In peer support, clarity around roles is essential.
When you take a paid or volunteer position on campus it’s important to be aware of expectations that come with your position. Knowing your job description will support you in getting a handle on the boundaries you need to have in place.
If you have a drop-in peer support position that includes offering empathy and emotional support, then it is within the scope of your role to listen deeply to someone’s struggles. If that is your role, you will have training on deep listening, and communication. You will be clear on when the concerns the person is sharing moves beyond your scope. It’s important that you are confident about where your boundaries end and when you need to refer them to the counselling department.
If you have a role where you support students with campus resources, or anything academic, you will likely have a different type of training. Moving into mental health or emotional support could be outside of the scope of your training and experience. If you feel unequipped to respond in those situations, it’s important to have clear boundaries when someone discloses something that is outside of your job description. Be clear on what the next steps need to be in referring them to someone else. It’s important that you are clear with people about what you can do to support them, and what you can’t do.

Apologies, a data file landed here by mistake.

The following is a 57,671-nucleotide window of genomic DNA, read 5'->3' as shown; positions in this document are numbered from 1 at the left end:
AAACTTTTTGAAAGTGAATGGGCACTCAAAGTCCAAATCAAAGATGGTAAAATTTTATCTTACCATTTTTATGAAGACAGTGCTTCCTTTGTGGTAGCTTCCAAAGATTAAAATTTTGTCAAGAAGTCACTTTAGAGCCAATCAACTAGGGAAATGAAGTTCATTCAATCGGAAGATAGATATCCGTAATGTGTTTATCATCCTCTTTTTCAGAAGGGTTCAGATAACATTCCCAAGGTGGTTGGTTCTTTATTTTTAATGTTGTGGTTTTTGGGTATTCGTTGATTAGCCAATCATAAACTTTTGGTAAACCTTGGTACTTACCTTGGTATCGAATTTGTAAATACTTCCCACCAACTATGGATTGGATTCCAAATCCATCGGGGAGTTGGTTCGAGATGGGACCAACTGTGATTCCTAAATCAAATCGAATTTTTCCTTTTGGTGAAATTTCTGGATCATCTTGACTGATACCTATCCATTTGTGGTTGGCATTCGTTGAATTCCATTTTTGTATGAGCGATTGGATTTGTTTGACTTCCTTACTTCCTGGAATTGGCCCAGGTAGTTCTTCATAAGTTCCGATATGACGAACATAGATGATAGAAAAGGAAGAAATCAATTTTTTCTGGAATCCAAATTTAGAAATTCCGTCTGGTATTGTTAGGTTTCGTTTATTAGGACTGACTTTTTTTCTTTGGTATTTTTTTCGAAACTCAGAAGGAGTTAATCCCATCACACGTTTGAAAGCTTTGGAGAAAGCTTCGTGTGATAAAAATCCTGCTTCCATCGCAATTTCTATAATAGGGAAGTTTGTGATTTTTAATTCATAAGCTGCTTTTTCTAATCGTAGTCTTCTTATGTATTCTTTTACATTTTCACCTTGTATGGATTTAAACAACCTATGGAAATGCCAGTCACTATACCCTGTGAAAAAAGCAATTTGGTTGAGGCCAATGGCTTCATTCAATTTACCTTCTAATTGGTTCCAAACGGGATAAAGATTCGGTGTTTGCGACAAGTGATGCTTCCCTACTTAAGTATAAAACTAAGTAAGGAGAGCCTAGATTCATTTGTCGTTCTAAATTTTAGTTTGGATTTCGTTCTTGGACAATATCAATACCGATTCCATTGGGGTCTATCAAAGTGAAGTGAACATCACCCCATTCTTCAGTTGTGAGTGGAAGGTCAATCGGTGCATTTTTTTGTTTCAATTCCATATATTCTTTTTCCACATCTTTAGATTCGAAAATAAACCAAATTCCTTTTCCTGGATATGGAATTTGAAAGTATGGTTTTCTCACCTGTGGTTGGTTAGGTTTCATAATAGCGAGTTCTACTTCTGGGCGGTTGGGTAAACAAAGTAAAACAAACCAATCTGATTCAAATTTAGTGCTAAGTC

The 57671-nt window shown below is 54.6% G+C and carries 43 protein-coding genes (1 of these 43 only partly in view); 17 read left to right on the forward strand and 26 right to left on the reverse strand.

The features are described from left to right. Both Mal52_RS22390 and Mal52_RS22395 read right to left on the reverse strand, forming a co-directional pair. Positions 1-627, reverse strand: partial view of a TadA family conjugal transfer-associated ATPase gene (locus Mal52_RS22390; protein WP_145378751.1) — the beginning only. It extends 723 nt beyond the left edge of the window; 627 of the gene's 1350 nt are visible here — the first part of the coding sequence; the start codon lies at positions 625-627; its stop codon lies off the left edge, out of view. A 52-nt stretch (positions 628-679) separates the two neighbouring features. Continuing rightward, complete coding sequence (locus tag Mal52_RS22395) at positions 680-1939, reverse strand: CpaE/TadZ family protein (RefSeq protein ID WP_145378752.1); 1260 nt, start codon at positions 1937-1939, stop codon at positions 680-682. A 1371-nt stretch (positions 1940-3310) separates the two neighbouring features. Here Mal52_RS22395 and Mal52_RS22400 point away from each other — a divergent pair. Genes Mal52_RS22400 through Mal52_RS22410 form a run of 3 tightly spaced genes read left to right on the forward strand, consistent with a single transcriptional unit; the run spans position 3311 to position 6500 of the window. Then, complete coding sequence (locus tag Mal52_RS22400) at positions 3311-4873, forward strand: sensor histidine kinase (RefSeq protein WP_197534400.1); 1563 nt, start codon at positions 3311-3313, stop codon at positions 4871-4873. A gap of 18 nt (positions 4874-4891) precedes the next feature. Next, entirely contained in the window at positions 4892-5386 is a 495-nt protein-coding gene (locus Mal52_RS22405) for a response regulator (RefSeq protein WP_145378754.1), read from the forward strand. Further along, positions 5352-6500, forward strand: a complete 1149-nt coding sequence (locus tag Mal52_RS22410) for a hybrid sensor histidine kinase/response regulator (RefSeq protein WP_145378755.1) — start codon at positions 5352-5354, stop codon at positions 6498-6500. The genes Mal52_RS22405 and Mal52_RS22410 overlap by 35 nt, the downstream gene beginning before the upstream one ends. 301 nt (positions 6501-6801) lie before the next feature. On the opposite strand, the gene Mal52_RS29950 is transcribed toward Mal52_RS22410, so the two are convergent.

Each campus will approach peer support work differently, so it is important that you get this clarification from your direct supervisor.
- How does it feel for you when someone shares their personal struggles with you?
- Do you feel equipped to be able to listen? If not, what do you think you need?
Creating Boundaries in Ongoing Peer Relationships
Together with the person you will be supporting, you have the opportunity to come up with the boundaries you wish to set. The following list provides examples of boundary topics that some peer support workers and the people they support have discussed in boundary creation. (This is by no means an exhaustive list.)
- Meeting places–where do both of you feel comfortable meeting? Are there places that feel uncomfortable?
- What topics are Ok to discuss?
- Are there topics that are NOT OK to talk about together? If a topic makes you uncomfortable, for whatever reason, be clear on that.
- How will you get in touch with each other?
- Are there any forms of communication that are not ok for either of you?
- Are there any cultural, religious or spiritual considerations to keep in mind?
- How will we address each other outside of peer support work? For example if we see each other at a party, or if we have a class together?
- What are some other topics you think would be important to discuss when co-creating boundaries together?
- Some people find conversations around boundaries difficult. What challenges can you see happening in the relationship if this dialogue never happens?
- Why do you think some people struggle with boundary creation?